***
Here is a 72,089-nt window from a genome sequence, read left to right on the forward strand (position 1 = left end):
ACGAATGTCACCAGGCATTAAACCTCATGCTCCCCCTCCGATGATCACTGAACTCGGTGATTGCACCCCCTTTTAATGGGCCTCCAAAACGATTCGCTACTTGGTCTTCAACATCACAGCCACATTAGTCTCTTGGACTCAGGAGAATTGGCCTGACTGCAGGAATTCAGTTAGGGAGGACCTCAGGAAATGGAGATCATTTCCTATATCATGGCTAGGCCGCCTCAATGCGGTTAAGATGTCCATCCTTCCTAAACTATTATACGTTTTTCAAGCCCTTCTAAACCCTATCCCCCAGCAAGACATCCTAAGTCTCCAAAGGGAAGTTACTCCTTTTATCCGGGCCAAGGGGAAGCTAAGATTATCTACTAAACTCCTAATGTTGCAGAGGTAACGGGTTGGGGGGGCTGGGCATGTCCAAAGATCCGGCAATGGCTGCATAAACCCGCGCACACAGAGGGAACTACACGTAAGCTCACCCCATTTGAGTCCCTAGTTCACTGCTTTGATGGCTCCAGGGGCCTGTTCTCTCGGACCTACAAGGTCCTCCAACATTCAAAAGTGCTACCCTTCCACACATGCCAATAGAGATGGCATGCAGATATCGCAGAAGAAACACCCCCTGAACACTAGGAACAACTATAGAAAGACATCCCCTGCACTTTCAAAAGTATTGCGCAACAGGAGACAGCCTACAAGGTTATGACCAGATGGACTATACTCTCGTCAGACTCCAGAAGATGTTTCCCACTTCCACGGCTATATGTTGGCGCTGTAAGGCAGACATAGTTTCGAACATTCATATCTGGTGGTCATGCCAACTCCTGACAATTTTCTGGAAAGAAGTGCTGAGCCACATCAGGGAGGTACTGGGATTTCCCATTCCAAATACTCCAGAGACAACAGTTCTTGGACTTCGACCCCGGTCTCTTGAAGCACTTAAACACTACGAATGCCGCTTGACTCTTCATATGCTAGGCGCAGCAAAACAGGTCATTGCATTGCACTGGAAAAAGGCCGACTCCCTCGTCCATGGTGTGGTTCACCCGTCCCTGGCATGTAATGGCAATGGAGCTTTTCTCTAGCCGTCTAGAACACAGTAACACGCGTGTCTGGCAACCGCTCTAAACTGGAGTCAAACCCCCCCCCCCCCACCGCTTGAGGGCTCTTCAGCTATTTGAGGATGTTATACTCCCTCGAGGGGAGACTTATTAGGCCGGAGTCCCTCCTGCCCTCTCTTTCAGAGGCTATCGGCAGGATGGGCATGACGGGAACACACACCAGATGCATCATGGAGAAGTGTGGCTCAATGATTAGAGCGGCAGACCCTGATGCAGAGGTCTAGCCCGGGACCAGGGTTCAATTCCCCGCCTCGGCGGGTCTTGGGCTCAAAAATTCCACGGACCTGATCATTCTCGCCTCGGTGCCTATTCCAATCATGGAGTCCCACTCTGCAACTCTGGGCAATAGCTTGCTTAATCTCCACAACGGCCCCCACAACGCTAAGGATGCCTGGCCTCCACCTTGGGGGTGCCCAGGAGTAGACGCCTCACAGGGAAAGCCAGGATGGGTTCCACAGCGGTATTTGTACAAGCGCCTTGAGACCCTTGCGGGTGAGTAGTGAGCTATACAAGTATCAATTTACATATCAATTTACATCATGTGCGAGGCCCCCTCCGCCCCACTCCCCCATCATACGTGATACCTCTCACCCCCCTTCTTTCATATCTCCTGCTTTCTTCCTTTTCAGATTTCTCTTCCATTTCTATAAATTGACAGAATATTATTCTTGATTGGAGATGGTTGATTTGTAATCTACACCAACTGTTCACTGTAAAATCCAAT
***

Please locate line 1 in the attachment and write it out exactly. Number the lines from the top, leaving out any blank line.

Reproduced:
Here is a 72,089-nt window from a genome sequence, read left to right on the forward strand (position 1 = left end):